"I've got my own aircraft and I flew that flight," he said. "There was no financial arrangement at all with anyone, it was a private flight."

He added: "I've been pulled into this because I've done someone a favour."




Last edited by Mike Flynn; 22nd Mar 2019 at 03:49.
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Old 22nd Mar 2019, 08:23
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After the Malibu accident, it won't surprise me in the least if new restrictions are applied to 3rd country aircraft based in the UK.

For example, a time limit before they have to be transferred to the UK register. Also, once the BASA is in place, converting FAA licences to EASA licences should become rather simpler.
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Old 22nd Mar 2019, 09:37
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Any one who thinks the “N” plate is a flag of convenience is sadly mistaken, some parts of the American system are more flexible in terms of implementation but the emphasis is on those within the industry to comply rather than having the state regulator policing the rules closely ( and usualy inefficiently ).

Get caught breaching the FAA regulations and the American leagal system will show no mercy for those who think that just because the regulator is on the other side of the Atlantic they don’t care what you do .
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Old 22nd Mar 2019, 13:48
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The owners of these aircraft are hidden behind trusts such as Southern Air Consultancy at Bungay in East Anglia which is little more than a brass plate office.
Not all are.

Picking up on A and C,s point of the FAA’s willingness to apply the heavy hand of the law for those that flout their rules, IIRC their was a recent case of several ex US servicemen who had seen combat and were now civilian PPL holders, on their Airmen’s medical application they said they had no outstanding issues and at the same time ware applying for or receiving Federal benefits for claimed PTSD from the Veterans administration. They were indicted for BOTH making false benefit claims and also lying on their PPL medical application and are looking at serious jail time. The bottom line? the FAA have rules, flout then at your peril, they are no soft touch or laxed outfit regardless of where you are located.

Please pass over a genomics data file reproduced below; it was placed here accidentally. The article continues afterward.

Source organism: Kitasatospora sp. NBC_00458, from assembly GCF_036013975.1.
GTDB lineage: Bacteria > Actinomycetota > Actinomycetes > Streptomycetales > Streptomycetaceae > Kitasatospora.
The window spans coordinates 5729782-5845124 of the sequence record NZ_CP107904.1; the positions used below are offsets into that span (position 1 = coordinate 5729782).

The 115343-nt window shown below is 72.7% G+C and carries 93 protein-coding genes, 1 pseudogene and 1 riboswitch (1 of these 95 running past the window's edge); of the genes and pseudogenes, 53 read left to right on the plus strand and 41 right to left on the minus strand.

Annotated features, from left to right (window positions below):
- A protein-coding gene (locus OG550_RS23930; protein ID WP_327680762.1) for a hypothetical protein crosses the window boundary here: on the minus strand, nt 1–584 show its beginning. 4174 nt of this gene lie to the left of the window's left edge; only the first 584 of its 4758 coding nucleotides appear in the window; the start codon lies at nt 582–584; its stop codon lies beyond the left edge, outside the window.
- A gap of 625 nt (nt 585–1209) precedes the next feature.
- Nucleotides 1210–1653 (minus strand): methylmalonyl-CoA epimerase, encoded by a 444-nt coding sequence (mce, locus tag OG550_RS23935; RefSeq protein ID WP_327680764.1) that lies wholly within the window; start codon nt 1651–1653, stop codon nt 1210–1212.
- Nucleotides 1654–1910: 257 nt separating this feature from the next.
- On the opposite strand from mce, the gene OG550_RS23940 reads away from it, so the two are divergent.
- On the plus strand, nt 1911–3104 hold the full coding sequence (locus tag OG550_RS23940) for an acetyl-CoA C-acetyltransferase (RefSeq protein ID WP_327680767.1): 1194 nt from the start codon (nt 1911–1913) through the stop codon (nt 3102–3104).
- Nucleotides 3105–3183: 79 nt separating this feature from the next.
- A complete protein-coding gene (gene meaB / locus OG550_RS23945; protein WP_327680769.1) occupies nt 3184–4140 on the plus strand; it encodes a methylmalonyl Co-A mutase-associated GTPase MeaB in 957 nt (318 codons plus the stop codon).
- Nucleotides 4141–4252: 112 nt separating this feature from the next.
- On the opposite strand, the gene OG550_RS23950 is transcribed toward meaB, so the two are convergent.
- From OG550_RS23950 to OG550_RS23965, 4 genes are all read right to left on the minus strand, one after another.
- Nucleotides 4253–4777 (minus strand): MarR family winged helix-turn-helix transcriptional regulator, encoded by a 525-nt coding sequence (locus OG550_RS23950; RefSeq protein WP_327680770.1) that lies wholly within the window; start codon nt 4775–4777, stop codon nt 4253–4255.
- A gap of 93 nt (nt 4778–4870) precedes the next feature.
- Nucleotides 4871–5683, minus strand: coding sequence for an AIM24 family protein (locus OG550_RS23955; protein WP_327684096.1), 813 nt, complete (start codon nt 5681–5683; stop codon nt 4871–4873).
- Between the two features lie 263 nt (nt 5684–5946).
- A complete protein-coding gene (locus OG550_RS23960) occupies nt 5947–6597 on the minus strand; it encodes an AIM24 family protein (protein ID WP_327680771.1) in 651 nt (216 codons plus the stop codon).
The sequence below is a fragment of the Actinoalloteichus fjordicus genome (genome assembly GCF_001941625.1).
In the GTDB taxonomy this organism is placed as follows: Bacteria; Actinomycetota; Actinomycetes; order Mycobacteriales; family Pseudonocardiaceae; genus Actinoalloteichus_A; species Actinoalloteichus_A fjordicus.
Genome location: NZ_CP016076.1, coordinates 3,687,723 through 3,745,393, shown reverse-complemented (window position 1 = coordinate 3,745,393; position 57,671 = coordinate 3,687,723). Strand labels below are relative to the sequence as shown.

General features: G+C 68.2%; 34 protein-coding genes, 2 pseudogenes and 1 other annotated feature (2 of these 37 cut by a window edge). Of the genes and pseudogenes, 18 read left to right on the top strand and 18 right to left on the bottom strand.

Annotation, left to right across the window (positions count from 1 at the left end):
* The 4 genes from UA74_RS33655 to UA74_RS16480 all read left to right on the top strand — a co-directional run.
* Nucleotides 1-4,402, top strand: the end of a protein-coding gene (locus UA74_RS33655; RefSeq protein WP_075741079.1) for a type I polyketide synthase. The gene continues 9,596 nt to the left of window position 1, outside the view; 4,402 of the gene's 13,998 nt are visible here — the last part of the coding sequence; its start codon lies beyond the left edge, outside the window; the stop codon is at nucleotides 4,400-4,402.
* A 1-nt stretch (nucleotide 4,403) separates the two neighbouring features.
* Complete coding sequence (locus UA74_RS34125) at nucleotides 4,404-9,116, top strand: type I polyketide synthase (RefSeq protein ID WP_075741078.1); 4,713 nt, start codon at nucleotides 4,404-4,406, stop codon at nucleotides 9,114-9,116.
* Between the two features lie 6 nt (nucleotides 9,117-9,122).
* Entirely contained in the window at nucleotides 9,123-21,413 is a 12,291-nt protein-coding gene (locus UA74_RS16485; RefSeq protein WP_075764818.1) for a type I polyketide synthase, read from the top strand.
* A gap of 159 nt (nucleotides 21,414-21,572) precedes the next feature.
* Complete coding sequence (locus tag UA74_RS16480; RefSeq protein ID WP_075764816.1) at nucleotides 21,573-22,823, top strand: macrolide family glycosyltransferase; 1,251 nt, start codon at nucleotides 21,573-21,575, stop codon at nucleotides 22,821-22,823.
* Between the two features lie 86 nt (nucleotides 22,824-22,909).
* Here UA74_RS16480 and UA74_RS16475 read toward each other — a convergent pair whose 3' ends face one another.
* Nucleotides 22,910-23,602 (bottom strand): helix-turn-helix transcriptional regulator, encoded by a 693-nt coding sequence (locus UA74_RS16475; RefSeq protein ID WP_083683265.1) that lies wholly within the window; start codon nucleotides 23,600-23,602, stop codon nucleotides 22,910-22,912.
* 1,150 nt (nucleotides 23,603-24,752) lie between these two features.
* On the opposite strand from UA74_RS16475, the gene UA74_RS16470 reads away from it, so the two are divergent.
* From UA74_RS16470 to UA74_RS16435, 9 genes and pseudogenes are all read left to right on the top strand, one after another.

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Old 23rd Mar 2019, 12:50
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Originally Posted by BEagle View Post
After the Malibu accident, it won't surprise me in the least if new restrictions are applied to 3rd country aircraft based in the UK.

For example, a time limit before they have to be transferred to the UK register. Also, once the BASA is in place, converting FAA licences to EASA licences should become rather simpler.
I am inclined to think the same BEagle.

Clearly there are benefits from operating on the N register but these should be incorporated in to UK certification.(assuming we leave Europe)

UK GA tends to be over regulated in some areas but under regulated elsewhere.

We have this strange scenario where a foreign registered ex military aircraft or helicopter can be legally flown in the UK outside of CAA regulation.
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Old 23rd Mar 2019, 13:04
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Mike flynn
you wrote
We have this strange scenario where a foreign registered ex military aircraft or helicopter can be legally flown in the UK outside of CAA regulation.

can you elaborate which ex military helicopters are you referring too ?
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Old 23rd Mar 2019, 13:11
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Clearly there are benefits from operating on the N register but these should be incorporated in to UK certification.(assuming we leave Europe)
Just what we need: another layer of regulation.......
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Old 23rd Mar 2019, 13:33
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Originally Posted by md 600 driver View Post
Mike flynn
you wrote
We have this strange scenario where a foreign registered ex military aircraft or helicopter can be legally flown in the UK outside of CAA regulation.

can you elaborate which ex military helicopters are you referring too ?
Well I could start with this!

https://www.gov.uk/aaib-reports/aaib...ette-ii-ha-ppc
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Old 23rd Mar 2019, 13:38
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Convenient? Very! Avoiding the ridiculous contortions and stupidities foisted on the aviation community by the ever-changing European regulatory systems must be a huge convenience. The changes from national regulators to JAA and then EASA have confused many and cost plenty for no good reason that I can see. The one great thing about dealing with the FAA is the certainty - they write everything down, there is rarely an "interpretation" and they are generally practical and pragmatic about the things they subject their "customers" to. Upgrades and improvements are cheaper to install and more plentiful, training concentrates on the useful stuff and maintaining one's licence is far simpler. The only actual cost savings are on pointless paperwork and involvement of people who do not need to be in the chain. "Hiding" behind trusts is not actually happening - the FAA know who is behind each one. The same sort of rules appear in most countries registration processes and companies or trusts are used to make things legal. try to register something in the UK if your are not an EU entity or passport holder....
Aerial work by N registered aircraft is allowed with permission from the CAA. Illegal flights are illegal flights, whatever the letters/numbers painted on the side and the Sala flight was a sad, preventable incident. More involvement by regulators, rather than pronouncements from on high, might help the community be safer all round. The confrontational stance does not help.